From The Wall Street Journal
The five largest commercial health insurers in the U.S. have contracted merger fever, or maybe typhoid. !–
– is chasing !–
– Cigna !–
–and even !–
– Humana !–
–has put itself on the block; and Anthem is trying to pair off with Cigna, which is thinking about buying Humana. If the logic of ObamaCare prevails, this exercise will conclude with all five fusing into one monster conglomerate.
This multibillion-dollar MA boom is notable even amid the current corporate-financial deal-making binge, yet insurance is only the latest health-care industry to be swept by consolidation. The danger is that ObamaCare is creating oligopolies, with the predictable results of higher costs, lower quality and less innovation.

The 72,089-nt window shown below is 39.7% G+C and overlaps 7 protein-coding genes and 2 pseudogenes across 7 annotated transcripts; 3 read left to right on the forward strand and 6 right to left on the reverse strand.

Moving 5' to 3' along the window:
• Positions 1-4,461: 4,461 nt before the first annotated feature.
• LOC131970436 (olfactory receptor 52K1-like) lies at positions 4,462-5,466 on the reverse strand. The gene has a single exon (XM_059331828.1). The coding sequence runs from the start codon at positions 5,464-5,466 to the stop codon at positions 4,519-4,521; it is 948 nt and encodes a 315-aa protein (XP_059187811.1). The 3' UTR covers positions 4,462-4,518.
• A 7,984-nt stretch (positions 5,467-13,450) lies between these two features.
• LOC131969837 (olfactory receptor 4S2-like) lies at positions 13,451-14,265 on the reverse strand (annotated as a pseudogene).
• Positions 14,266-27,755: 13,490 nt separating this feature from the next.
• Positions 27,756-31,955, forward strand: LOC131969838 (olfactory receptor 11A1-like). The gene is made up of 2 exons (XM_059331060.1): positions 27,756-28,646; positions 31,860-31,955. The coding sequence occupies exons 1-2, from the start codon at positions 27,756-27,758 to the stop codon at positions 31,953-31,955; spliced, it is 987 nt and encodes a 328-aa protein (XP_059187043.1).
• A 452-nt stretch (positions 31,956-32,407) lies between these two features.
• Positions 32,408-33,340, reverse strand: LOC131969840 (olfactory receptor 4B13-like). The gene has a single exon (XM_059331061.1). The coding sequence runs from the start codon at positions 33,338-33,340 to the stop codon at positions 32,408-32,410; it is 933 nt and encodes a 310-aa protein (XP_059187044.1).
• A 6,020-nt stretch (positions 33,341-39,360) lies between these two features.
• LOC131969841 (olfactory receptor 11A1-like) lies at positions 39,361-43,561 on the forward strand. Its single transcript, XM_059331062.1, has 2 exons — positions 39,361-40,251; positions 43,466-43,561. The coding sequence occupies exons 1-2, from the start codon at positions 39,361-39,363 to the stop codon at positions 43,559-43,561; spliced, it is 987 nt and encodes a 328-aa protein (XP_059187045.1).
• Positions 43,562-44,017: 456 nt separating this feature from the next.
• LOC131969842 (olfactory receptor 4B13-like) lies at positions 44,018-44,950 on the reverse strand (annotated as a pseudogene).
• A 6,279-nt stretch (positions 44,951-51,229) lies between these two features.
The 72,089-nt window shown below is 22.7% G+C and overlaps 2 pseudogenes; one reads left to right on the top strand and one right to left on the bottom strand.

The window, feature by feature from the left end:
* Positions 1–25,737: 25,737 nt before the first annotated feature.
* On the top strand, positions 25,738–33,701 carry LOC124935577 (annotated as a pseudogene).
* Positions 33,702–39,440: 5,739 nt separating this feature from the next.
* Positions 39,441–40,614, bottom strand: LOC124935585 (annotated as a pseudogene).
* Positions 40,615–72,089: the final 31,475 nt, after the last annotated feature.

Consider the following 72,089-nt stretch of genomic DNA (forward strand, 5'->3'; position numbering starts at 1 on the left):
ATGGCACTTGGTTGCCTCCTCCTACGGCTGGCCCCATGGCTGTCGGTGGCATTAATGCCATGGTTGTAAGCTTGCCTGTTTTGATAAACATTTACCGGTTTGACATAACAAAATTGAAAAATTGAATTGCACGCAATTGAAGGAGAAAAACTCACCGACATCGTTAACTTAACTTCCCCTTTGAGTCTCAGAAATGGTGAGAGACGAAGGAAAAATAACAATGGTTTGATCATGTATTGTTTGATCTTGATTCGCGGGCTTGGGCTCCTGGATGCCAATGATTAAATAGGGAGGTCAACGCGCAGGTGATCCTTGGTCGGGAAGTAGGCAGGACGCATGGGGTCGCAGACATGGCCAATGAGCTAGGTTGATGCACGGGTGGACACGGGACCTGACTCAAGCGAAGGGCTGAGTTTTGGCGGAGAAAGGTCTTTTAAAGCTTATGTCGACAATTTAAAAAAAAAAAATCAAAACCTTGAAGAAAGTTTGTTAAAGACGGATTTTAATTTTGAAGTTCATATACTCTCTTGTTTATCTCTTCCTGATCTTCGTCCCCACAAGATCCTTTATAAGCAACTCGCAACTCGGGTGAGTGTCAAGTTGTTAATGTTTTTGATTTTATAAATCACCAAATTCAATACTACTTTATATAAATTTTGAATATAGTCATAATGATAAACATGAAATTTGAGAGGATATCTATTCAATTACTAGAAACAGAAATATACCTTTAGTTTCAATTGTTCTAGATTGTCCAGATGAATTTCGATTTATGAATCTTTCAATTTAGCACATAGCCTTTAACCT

The business case for the insurance tie-ups among the big five commercial payers, which will likely leave merely three, is straightforward. Credit is historically cheap, and the insurers have built franchises in different areas that could be complementary. As for antitrust, selling coverage to employers doesn’t overlap with, say, managing Medicaid for states. (Expect some of the Blue CrossBlue Shield nonprofits to hang for-sale signs soon for the same reasons.)